Next Article in Journal
Transcriptomic Analysis of Planarians under Simulated Microgravity or 8 g Demonstrates That Alteration of Gravity Induces Genomic and Cellular Alterations That Could Facilitate Tumoral Transformation
Next Article in Special Issue
Intravenous Immunoglobulin Therapy Eliminates Candida albicans and Maintains Intestinal Homeostasis in a Murine Model of Dextran Sulfate Sodium-Induced Colitis
Previous Article in Journal
Lipid–Protein Interactions in Niemann–Pick Type C Disease: Insights from Molecular Modeling
Previous Article in Special Issue
The Interplay between Immunity and Microbiota at Intestinal Immunological Niche: The Case of Cancer
Open AccessReview

Interactions between Host Immunity and Skin-Colonizing Staphylococci: No Two Siblings Are Alike

1
Graduate School of Medical Science and Engineering, Korea Advanced Institute of Science and Technology (KAIST), Daejeon 34141, Korea
2
Biomedical Science and Engineering Interdisciplinary Program, KAIST, Daejeon 34141, Korea
3
KAIST Institute for Health Science and Technology, KAIST, Daejeon 34141, Korea
*
Author to whom correspondence should be addressed.
Int. J. Mol. Sci. 2019, 20(3), 718; https://doi.org/10.3390/ijms20030718
Received: 29 January 2019 / Accepted: 4 February 2019 / Published: 7 February 2019
As the outermost layer of the body, the skin harbors innumerable and varied microorganisms. These microorganisms interact with the host, and these interactions contribute to host immunity. One of the most abundant genera of skin commensals is Staphylococcus. Bacteria belonging to this genus are some of the most influential commensals that reside on the skin. For example, colonization by Staphylococcus aureus, a well-known pathogen, increases inflammatory responses within the skin. Conversely, colonization by Staphylococcus epidermis, a coagulase-negative staphylococcal species that are prevalent throughout the skin, can be innocuous or beneficial. Thus, manipulating the abundance of these two bacterial species likely alters the skin microbiome and modulates the cutaneous immune response, with potential implications for various inflammation-associated skin diseases. Importantly, before researchers can begin manipulating the skin microbiome to prevent and treat disease, they must first fully understand how these two species can modulate the cutaneous immune response. In this review, we discuss the nature of the interactions between these two bacterial species and immune cells within the skin, discussing their immunogenicity within the context of skin disorders. View Full-Text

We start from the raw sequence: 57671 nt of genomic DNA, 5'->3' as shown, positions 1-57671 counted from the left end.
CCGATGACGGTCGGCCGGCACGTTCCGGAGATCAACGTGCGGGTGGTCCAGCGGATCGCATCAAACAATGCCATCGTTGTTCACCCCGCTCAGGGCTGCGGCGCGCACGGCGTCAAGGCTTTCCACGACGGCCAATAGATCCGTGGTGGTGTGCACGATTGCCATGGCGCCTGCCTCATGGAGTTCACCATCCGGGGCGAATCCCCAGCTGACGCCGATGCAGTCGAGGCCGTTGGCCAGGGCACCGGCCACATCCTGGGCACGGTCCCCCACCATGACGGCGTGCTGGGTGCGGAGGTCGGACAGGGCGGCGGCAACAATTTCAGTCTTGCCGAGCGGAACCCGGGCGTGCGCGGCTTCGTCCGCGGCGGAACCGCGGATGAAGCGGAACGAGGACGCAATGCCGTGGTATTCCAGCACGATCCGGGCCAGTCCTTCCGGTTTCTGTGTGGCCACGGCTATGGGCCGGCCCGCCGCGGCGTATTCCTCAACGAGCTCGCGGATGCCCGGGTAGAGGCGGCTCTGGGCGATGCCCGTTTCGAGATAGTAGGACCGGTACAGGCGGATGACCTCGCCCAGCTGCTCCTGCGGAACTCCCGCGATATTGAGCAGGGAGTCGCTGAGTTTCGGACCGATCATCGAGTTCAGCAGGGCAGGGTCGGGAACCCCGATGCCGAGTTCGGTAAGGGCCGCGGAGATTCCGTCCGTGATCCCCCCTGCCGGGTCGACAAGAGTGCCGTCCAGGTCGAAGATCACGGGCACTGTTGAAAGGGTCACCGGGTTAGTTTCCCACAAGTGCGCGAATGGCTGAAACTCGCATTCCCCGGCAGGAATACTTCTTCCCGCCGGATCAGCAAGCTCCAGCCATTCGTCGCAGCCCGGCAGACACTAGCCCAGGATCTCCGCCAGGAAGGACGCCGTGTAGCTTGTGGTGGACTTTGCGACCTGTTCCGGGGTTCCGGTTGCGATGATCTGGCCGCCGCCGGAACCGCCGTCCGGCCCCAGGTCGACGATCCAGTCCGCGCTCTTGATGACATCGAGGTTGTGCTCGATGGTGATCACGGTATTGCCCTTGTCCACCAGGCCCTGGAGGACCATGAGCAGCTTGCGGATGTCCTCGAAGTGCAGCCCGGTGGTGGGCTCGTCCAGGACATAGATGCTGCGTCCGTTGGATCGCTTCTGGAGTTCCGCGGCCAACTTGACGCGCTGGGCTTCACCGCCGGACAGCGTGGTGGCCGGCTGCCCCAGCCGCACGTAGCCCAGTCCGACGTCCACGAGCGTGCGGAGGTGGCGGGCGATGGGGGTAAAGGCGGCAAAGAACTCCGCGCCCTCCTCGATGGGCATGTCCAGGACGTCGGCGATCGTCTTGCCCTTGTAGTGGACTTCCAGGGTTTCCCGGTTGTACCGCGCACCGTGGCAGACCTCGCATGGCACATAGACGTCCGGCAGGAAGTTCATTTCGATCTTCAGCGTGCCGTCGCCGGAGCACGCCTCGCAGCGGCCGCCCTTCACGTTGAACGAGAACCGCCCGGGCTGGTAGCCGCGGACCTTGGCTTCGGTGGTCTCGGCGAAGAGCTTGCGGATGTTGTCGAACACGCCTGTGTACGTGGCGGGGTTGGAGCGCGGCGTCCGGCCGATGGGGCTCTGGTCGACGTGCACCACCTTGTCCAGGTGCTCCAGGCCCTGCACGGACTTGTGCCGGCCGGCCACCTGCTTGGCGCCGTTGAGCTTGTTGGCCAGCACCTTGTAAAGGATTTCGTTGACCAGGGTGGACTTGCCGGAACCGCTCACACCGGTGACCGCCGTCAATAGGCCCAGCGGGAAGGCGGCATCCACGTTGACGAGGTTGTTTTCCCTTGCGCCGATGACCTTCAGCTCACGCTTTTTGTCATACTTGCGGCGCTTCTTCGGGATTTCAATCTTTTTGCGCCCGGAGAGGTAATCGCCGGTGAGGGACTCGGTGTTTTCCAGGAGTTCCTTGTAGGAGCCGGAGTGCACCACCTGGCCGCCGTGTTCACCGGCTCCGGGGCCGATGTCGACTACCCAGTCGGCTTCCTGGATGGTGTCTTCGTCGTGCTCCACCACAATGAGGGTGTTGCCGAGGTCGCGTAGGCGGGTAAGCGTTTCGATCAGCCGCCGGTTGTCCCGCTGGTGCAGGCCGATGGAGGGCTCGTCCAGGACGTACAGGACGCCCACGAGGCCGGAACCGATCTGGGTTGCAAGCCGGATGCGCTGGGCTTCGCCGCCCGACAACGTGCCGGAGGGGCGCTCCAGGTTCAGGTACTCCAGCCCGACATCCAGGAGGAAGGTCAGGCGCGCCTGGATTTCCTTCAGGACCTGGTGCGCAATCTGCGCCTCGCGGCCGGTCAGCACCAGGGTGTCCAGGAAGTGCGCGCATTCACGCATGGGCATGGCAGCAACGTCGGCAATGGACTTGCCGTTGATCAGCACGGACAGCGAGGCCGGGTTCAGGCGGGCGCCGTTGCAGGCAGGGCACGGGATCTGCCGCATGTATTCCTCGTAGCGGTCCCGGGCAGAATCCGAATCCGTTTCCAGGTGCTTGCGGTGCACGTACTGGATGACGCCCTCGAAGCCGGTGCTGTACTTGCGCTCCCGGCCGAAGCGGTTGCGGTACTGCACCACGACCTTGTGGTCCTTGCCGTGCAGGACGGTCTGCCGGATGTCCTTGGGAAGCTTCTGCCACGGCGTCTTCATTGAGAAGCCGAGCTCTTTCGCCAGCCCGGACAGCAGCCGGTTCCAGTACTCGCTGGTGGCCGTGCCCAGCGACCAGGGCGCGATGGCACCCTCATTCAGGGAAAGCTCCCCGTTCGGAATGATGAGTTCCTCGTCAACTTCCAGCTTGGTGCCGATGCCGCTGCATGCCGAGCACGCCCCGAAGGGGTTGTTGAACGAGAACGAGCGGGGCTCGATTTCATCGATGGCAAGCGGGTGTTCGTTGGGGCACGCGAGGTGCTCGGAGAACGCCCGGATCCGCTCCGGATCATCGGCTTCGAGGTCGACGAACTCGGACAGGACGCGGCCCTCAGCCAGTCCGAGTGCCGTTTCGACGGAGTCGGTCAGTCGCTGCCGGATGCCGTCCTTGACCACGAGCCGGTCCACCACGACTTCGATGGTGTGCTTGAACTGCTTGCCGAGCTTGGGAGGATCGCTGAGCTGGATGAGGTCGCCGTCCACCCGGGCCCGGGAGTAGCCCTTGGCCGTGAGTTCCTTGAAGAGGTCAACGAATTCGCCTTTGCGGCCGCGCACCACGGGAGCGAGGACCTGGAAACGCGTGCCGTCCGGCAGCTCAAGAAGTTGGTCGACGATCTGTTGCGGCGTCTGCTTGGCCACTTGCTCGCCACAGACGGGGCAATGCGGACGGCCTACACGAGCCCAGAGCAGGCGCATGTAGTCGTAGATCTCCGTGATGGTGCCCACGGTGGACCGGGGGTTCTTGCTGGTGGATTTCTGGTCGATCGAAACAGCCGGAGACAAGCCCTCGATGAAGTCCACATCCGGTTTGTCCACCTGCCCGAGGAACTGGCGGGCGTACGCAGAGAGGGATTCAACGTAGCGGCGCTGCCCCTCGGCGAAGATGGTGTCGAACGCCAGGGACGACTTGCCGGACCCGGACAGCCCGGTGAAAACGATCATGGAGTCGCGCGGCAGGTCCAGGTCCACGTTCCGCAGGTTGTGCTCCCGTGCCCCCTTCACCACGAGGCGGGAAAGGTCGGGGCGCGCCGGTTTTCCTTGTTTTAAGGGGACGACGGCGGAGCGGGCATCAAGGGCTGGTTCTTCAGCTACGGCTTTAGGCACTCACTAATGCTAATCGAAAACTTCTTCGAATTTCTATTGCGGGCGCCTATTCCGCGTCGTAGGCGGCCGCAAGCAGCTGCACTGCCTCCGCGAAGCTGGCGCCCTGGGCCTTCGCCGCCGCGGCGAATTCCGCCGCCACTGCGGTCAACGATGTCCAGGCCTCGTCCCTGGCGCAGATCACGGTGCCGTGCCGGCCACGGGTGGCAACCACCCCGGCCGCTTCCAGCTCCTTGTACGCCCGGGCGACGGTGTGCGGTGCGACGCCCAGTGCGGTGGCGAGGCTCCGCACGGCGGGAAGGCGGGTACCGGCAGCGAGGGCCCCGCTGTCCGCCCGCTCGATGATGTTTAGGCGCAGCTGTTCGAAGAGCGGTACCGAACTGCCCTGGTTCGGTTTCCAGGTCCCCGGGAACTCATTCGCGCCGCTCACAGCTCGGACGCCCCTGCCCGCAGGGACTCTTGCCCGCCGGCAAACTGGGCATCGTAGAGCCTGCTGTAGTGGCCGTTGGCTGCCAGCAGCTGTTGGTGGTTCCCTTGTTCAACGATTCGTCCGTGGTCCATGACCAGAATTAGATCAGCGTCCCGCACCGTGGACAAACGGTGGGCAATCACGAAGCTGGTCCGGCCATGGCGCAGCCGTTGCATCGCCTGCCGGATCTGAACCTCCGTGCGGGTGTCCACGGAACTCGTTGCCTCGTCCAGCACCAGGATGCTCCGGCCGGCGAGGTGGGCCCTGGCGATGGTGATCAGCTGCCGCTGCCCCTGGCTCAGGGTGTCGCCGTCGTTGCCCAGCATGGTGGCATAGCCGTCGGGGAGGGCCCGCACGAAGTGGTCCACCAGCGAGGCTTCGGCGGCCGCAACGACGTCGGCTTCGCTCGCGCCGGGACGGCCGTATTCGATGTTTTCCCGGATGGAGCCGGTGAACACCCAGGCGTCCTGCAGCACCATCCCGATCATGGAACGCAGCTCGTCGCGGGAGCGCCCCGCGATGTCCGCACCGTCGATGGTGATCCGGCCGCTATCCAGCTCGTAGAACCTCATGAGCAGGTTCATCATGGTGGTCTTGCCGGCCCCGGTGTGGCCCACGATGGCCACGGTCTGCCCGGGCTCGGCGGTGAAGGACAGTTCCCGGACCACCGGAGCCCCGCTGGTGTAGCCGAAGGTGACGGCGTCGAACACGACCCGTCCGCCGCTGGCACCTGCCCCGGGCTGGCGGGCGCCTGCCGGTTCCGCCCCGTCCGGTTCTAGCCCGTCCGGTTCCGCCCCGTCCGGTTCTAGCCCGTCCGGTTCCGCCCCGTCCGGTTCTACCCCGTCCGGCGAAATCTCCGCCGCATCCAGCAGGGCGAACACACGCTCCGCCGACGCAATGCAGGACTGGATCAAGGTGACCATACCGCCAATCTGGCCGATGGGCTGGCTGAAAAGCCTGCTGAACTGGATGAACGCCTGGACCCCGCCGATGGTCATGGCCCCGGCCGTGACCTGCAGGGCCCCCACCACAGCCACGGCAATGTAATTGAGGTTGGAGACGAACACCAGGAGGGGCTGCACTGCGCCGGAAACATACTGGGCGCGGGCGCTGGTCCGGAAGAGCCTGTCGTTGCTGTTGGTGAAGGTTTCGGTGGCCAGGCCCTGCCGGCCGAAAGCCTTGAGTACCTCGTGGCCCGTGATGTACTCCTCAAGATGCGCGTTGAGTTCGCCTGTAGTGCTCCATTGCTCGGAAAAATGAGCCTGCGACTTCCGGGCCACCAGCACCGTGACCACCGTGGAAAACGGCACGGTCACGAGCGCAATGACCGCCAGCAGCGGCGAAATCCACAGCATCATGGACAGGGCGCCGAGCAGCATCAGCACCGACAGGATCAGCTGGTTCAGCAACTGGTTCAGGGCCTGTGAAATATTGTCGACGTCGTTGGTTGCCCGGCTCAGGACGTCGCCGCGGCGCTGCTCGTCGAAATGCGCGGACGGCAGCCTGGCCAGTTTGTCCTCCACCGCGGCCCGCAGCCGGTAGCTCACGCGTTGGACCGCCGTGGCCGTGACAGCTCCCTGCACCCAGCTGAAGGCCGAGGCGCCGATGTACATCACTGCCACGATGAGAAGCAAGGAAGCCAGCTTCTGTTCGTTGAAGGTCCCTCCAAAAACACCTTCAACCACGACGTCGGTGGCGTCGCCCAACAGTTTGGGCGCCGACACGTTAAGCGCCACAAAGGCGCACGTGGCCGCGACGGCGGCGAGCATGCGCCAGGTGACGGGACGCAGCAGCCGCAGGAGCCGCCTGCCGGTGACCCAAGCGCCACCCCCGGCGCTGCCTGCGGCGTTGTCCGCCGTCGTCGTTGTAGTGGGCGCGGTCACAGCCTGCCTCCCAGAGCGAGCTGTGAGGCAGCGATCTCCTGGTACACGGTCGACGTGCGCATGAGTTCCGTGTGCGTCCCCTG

Keywords: cutaneous immunity; microbiome; Staphylococcus spp., T cells; Staphylococcus aureus; Staphylococcus epidermis; commensals; atopic dermatitis cutaneous immunity; microbiome; Staphylococcus spp., T cells; Staphylococcus aureus; Staphylococcus epidermis; commensals; atopic dermatitis
Show Figures

Figure 1

MDPI and ACS Style

Park, Y.J.; Kim, C.W.; Lee, H.K. Interactions between Host Immunity and Skin-Colonizing Staphylococci: No Two Siblings Are Alike. Int. J. Mol. Sci. 2019, 20, 718.

Show more citation formats Show less citations formats
Note that from the first issue of 2016, MDPI journals use article numbers instead of page numbers. See further details here.

Article Access Map by Country/Region

1
Back to TopTop